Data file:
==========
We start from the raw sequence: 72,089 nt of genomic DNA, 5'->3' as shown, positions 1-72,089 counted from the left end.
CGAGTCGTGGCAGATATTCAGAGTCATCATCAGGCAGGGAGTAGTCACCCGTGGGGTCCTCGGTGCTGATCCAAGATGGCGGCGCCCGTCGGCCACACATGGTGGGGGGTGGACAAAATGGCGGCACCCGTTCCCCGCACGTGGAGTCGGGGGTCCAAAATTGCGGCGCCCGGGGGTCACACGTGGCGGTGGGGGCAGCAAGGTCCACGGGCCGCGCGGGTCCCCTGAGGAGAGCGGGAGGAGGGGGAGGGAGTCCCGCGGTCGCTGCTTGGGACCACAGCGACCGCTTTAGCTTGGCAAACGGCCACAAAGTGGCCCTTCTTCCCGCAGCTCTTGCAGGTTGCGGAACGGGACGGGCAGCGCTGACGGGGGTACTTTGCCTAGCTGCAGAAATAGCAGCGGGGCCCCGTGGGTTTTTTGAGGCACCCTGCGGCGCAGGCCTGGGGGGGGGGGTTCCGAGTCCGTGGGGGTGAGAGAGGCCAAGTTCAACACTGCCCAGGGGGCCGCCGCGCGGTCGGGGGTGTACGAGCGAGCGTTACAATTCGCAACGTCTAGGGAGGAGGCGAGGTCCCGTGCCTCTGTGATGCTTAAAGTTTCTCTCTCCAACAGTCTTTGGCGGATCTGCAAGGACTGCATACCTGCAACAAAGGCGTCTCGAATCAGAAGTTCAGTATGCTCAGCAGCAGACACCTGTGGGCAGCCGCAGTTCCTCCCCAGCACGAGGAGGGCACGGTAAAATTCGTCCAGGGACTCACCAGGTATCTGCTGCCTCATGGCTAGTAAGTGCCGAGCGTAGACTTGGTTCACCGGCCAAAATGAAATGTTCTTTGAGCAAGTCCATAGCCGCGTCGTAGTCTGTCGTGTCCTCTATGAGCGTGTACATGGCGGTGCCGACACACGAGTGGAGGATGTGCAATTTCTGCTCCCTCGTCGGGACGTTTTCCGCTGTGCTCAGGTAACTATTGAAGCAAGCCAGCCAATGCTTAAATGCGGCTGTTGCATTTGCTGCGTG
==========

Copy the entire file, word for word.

We start from the raw sequence: 72,089 nt of genomic DNA, 5'->3' as shown, positions 1-72,089 counted from the left end.
CGAGTCGTGGCAGATATTCAGAGTCATCATCAGGCAGGGAGTAGTCACCCGTGGGGTCCTCGGTGCTGATCCAAGATGGCGGCGCCCGTCGGCCACACATGGTGGGGGGTGGACAAAATGGCGGCACCCGTTCCCCGCACGTGGAGTCGGGGGTCCAAAATTGCGGCGCCCGGGGGTCACACGTGGCGGTGGGGGCAGCAAGGTCCACGGGCCGCGCGGGTCCCCTGAGGAGAGCGGGAGGAGGGGGAGGGAGTCCCGCGGTCGCTGCTTGGGACCACAGCGACCGCTTTAGCTTGGCAAACGGCCACAAAGTGGCCCTTCTTCCCGCAGCTCTTGCAGGTTGCGGAACGGGACGGGCAGCGCTGACGGGGGTACTTTGCCTAGCTGCAGAAATAGCAGCGGGGCCCCGTGGGTTTTTTGAGGCACCCTGCGGCGCAGGCCTGGGGGGGGGGGTTCCGAGTCCGTGGGGGTGAGAGAGGCCAAGTTCAACACTGCCCAGGGGGCCGCCGCGCGGTCGGGGGTGTACGAGCGAGCGTTACAATTCGCAACGTCTAGGGAGGAGGCGAGGTCCCGTGCCTCTGTGATGCTTAAAGTTTCTCTCTCCAACAGTCTTTGGCGGATCTGCAAGGACTGCATACCTGCAACAAAGGCGTCTCGAATCAGAAGTTCAGTATGCTCAGCAGCAGACACCTGTGGGCAGCCGCAGTTCCTCCCCAGCACGAGGAGGGCACGGTAAAATTCGTCCAGGGACTCACCAGGTATCTGCTGCCTCATGGCTAGTAAGTGCCGAGCGTAGACTTGGTTCACCGGCCAAAATGAAATGTTCTTTGAGCAAGTCCATAGCCGCGTCGTAGTCTGTCGTGTCCTCTATGAGCGTGTACATGGCGGTGCCGACACACGAGTGGAGGATGTGCAATTTCTGCTCCCTCGTCGGGACGTTTTCCGCTGTGCTCAGGTAACTATTGAAGCAAGCCAGCCAATGCTTAAATGCGGCTGTTGCATTTGCTGCGTG